The attachment he felt to Anna precluded in his heart every need of intimate relations with others. And now among all his acquaintances he had not one friend. He had plenty of so-called connections, but no friendships. Alexey Alexandrovitch had plenty of people whom he could invite to dinner, to whose sympathy he could appeal in any public affair he was concerned about, whose interest he could reckon upon for anyone he wished to help, with whom he could candidly discuss other people's business and affairs of state. But his relations with these people were confined to one clearly defined channel, and had a certain routine from which it was impossible to depart. There was one man, a comrade of his at the university, with whom he had made friends later, and with whom he could have spoken of a personal sorrow; but this friend had a post in the Department of Education in a remote part of Russia. Of the people in Petersburg the most intimate and most possible were his chief secretary and his doctor. (5.21.10)

Without Anna, Karenin is truly alone. Here he realizes that he has no emotional connections with people. By the end of the novel, though, he does have some people whom he loves: his son and Anna's daughter, Annie.

As intensely as Anna had longed to see her son, and long as she had been thinking of it and preparing herself for it, she had not in the least expected that seeing him would affect her so deeply. On getting back to her lonely rooms in the hotel she could not for a long while understand why she was there. "Yes, it's all over, and I am again alone," she said to herself, and without taking off her hat she sat down in a low chair by the hearth. Fixing her eyes on a bronze clock standing on a table between the windows, she tried to think. (5.31.1)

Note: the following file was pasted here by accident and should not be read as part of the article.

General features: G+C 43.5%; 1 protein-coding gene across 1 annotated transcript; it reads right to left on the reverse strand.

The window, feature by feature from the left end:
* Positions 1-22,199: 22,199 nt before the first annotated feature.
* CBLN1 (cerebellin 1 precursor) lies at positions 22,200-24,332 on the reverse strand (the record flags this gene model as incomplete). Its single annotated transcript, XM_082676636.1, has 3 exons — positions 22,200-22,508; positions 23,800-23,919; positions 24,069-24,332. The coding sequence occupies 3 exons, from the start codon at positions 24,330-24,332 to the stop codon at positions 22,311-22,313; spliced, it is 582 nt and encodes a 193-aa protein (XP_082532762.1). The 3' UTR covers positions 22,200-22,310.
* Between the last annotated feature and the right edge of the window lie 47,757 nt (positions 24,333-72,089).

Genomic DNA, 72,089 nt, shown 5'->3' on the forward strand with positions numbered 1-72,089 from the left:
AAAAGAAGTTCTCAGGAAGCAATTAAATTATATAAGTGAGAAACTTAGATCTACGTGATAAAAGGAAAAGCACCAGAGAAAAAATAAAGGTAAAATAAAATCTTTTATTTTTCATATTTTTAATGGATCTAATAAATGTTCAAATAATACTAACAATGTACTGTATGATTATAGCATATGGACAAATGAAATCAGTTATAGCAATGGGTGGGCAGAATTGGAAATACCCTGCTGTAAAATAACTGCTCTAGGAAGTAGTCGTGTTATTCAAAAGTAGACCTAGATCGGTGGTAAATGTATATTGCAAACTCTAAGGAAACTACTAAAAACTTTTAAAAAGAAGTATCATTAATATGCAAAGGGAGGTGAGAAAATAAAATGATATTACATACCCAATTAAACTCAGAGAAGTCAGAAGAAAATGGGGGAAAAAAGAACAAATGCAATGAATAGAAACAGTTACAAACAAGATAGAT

In the hours following her reunion with her son Seryozha, Anna feels more alone than ever. Before meeting Vronsky, Seryozha was the most important person in Anna's life, and now she is separated from him. For more on Anna's relationship with Seryozha, check out her "Character Analysis."

Vronsky could not understand exactly what had passed between the Kartasovs and Anna, but he saw that something humiliating for Anna had happened. He knew this both from what he had seen, and most of all from the face of Anna, who, he could see, was taxing every nerve to carry through the part she had taken up. And in maintaining this attitude of external composure she was completely successful. Anyone who did not know her and her circle, who had not heard all the utterances of the women expressive of commiseration, indignation, and amazement, that she should show herself in society, and show herself so conspicuously with her lace and her beauty, would have admired the serenity and loveliness of this woman without a suspicion that she was undergoing the sensations of a man in the stocks. (5.33.33)